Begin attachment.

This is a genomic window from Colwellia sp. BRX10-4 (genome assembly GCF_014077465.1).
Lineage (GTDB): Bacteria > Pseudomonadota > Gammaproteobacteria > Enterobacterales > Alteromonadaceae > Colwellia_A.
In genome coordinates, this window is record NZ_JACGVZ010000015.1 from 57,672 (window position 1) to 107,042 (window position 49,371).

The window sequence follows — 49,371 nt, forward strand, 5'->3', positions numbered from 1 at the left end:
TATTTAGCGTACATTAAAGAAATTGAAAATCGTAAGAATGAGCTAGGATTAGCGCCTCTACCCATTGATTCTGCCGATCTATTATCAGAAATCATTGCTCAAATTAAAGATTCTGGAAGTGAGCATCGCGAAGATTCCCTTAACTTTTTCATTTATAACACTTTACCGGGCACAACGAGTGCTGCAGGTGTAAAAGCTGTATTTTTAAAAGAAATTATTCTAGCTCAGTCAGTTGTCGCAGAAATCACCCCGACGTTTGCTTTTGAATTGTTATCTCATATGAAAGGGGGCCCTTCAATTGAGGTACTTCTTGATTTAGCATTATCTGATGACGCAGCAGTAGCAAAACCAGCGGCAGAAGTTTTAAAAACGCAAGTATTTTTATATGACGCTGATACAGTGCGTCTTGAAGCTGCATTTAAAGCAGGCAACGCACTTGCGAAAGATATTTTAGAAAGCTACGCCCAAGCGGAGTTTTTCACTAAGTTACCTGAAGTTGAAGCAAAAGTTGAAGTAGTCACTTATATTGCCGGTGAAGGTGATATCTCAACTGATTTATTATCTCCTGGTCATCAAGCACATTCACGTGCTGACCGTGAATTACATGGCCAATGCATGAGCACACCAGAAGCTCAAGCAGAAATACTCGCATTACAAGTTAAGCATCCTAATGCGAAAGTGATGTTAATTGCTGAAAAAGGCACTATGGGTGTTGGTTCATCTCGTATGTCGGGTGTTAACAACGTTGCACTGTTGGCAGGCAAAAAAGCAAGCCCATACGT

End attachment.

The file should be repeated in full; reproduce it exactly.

This is a genomic window from Colwellia sp. BRX10-4 (genome assembly GCF_014077465.1).
Lineage (GTDB): Bacteria > Pseudomonadota > Gammaproteobacteria > Enterobacterales > Alteromonadaceae > Colwellia_A.
In genome coordinates, this window is record NZ_JACGVZ010000015.1 from 57,672 (window position 1) to 107,042 (window position 49,371).

The window sequence follows — 49,371 nt, forward strand, 5'->3', positions numbered from 1 at the left end:
TATTTAGCGTACATTAAAGAAATTGAAAATCGTAAGAATGAGCTAGGATTAGCGCCTCTACCCATTGATTCTGCCGATCTATTATCAGAAATCATTGCTCAAATTAAAGATTCTGGAAGTGAGCATCGCGAAGATTCCCTTAACTTTTTCATTTATAACACTTTACCGGGCACAACGAGTGCTGCAGGTGTAAAAGCTGTATTTTTAAAAGAAATTATTCTAGCTCAGTCAGTTGTCGCAGAAATCACCCCGACGTTTGCTTTTGAATTGTTATCTCATATGAAAGGGGGCCCTTCAATTGAGGTACTTCTTGATTTAGCATTATCTGATGACGCAGCAGTAGCAAAACCAGCGGCAGAAGTTTTAAAAACGCAAGTATTTTTATATGACGCTGATACAGTGCGTCTTGAAGCTGCATTTAAAGCAGGCAACGCACTTGCGAAAGATATTTTAGAAAGCTACGCCCAAGCGGAGTTTTTCACTAAGTTACCTGAAGTTGAAGCAAAAGTTGAAGTAGTCACTTATATTGCCGGTGAAGGTGATATCTCAACTGATTTATTATCTCCTGGTCATCAAGCACATTCACGTGCTGACCGTGAATTACATGGCCAATGCATGAGCACACCAGAAGCTCAAGCAGAAATACTCGCATTACAAGTTAAGCATCCTAATGCGAAAGTGATGTTAATTGCTGAAAAAGGCACTATGGGTGTTGGTTCATCTCGTATGTCGGGTGTTAACAACGTTGCACTGTTGGCAGGCAAAAAAGCAAGCCCATACGT